Florian Roithmayr, School of Art and Communication Design firstname.lastname@example.org
The two-day workshop “Attention Please” engaged students across the School of Art and Communication Design and the School of Architecture in a series of exercises to re-focus and sharpen their attention onto different materials, in different settings, under different circumstances, and at different speeds, challenging established routines and habits.
- experience and develop skills to collaborate across disciplines and year groups
- develop team building skills
- develop skills in mindfulness and sustained attention
- challenge usual routines and habits of engaging with materials and objects
- challenge discipline specific practices, narratives and vocabulary of engaging with materials and objects
The workshop was conceived as an extra curriculum activity independent of regular departmental teaching and learning to address attitudes and practices that affect students and researchers across disciplines and year groups. Funding allowed and facilitated a whole program of exercises and in-depth engagement over two full-days of activities across the two Schools.
A number of specialist coaches and mentors were invited to facilitate different exercises and workshops as individual or group activities to build a program that develops and unfolds over the course of the two days: a percussion workshop to develop skills in listening and responding within groups, to work with and against rhythms and melodies, volume levels and intensities. A voice coach gave a workshop in speaking and shouting, assertiveness in discussions and silence. A body coach gave a workshop in posture, attention to body language and reading behaviour. A flower-arranging specialist offered a workshop in composition and attention to details. Workshops also engaged participants in sustained periods of mindfulness, concentration and awareness, to each other, themselves, or their surrounding environment and context.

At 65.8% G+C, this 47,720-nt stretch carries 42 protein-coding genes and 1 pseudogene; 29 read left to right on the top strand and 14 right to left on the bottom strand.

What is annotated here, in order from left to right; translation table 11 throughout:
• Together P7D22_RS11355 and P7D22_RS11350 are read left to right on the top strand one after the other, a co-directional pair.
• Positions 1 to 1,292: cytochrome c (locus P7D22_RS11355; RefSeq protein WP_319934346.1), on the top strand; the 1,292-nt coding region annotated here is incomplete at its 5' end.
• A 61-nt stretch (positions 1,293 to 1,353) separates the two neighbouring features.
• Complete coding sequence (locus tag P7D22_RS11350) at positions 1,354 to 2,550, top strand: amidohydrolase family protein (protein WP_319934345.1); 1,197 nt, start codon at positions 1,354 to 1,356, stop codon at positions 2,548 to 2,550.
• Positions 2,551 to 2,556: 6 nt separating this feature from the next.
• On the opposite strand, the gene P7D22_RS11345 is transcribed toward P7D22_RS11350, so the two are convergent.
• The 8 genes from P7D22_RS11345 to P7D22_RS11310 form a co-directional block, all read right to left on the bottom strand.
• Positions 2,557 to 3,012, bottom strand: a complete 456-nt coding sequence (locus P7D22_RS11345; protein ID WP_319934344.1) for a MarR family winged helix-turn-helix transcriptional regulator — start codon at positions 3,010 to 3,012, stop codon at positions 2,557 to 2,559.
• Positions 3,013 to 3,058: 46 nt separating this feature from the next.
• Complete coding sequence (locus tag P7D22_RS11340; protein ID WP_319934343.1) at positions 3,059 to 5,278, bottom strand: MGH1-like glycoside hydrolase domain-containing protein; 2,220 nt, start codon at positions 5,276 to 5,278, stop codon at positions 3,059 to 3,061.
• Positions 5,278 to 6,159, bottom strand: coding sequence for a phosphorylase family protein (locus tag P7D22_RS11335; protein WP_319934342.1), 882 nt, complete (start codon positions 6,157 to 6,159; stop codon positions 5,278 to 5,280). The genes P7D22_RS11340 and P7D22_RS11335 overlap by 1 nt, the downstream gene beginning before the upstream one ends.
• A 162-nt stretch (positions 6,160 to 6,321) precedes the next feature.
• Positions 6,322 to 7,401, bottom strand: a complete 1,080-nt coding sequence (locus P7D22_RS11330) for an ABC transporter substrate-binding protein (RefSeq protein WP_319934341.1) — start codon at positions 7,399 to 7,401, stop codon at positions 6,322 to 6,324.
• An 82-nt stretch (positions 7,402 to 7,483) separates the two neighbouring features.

Student feedback on the days and reflective feedback at the end suggests a real need for more cross-school activities and engagements, and peer learning. Especially postgraduate researchers expressed the positive impact engaging with other student years had on their work/research habits.
The timing of the workshop proved to be a major contributing factor to the success of the activities: although not pre-planned and designed as such, the end of the summer term offered the chance for a large uptake by participants as students had finished their exams and were keen and open and very interested to participate in extra curriculum activities across the school without the restrain of clashes with teaching and other commitments.
There has not been any further development, but there is always the possibility to repeat the activity again in the future and build on the workshop as a whole.